July 03, 2017
Can Greece exit its programme without a credit line?
Alexis Tsipras is to defend his record and the eurogroup deal in parliament today, in an debate requested by New Democracy leader Kyriakos Mitsotakis. The eurogroup deal and the garbage collectors' strike provide plenty of material for a hefty exchange: the eurogroup deal is still unpopular, with no guarantee of a debt relief. And Tsipras’ new narrative that Greece could exit the programme without a precautionary credit line sounds like one of his many ambitious targets that he failed to deliver.
Market access is the new yardstick to measure the success of the Syriza government. Macropolis explains the logic: if they can get lower rates than New Democracy in 2014 and succeed in exiting the programme without a credit line like the one on offer to Antonis Samaras, then Syriza could argue that they did get a better deal and that it was worth the time and effort. The Public Debt Management Agency (PDMA) is reportedly already working on tapping the market twice in the coming weeks: to swap the three-year bond issued in July 2014, and to roll over a five-year bond issued in April 2014.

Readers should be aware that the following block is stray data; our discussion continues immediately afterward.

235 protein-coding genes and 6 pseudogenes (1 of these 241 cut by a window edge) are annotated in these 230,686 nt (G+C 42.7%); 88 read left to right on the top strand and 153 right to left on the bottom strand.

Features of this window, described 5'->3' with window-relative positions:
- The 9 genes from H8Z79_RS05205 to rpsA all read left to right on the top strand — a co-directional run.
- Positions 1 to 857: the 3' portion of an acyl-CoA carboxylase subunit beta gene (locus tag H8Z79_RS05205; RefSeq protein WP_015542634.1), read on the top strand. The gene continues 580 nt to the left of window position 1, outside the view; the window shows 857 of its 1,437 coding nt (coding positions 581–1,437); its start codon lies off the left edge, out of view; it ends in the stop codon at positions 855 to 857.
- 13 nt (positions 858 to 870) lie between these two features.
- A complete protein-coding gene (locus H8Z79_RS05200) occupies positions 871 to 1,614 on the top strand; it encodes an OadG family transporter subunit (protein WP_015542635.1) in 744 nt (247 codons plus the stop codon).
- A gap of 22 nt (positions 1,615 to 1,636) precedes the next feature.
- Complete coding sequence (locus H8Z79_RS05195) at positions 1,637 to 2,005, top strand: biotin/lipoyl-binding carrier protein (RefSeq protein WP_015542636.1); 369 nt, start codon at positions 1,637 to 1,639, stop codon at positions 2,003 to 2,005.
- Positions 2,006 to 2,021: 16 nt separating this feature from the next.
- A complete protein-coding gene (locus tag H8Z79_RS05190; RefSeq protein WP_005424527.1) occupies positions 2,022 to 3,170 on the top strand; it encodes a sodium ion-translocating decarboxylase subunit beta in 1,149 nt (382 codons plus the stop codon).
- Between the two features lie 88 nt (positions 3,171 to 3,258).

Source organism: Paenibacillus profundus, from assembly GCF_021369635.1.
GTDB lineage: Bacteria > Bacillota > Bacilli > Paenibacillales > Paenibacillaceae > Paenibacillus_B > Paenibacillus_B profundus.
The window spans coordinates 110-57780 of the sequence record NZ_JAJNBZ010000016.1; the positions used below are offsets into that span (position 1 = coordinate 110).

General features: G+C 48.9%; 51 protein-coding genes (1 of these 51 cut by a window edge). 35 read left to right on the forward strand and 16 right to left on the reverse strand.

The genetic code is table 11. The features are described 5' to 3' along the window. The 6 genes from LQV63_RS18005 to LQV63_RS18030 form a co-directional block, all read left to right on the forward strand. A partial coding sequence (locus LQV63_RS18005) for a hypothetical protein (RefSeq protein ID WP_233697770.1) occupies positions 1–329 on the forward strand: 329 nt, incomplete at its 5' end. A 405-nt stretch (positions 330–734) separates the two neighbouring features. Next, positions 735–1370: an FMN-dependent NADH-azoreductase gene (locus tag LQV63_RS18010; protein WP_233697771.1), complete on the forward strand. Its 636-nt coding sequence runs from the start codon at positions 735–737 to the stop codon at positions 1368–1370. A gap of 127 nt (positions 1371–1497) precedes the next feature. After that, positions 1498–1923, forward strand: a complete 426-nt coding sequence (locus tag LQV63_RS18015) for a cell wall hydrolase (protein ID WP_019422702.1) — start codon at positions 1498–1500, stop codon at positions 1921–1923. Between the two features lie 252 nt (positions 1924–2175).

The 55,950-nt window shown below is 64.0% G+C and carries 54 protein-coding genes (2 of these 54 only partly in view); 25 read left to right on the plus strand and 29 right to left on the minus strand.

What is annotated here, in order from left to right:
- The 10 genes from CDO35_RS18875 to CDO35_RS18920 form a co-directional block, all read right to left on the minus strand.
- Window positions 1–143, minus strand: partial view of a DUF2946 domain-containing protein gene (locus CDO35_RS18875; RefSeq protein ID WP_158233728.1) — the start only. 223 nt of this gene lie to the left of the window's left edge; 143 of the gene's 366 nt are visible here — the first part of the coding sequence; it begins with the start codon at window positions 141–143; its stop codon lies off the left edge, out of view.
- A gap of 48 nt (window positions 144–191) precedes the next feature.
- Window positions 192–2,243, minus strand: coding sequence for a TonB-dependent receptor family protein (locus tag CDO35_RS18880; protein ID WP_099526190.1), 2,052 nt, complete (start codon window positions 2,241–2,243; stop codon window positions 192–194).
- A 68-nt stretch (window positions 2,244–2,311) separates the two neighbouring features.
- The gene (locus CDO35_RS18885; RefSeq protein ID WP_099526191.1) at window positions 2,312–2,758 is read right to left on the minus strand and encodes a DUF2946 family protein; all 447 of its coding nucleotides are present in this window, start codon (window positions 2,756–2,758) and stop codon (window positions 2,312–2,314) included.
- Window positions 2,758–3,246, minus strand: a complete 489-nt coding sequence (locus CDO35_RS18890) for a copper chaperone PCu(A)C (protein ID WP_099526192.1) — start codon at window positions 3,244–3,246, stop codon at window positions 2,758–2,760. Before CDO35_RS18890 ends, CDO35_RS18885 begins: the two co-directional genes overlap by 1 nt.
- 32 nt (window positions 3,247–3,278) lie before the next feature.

The domestic crisis last week was a strike of garbage collectors, which left many neighbourhoods with piles of rotting trash in temperatures of 40C. It has been resolved for now but only after some heavy interventions from the government. Unions suspended the strike on Thursday after Tsipras intervened and the government topped up with concessions, including plans to hire about 2,500 permanent staff next year. Garbage collectors were protesting against eventual job losses after a court order banned extensions to short-term contracts, which could leave up to 10,000 jobs on the line.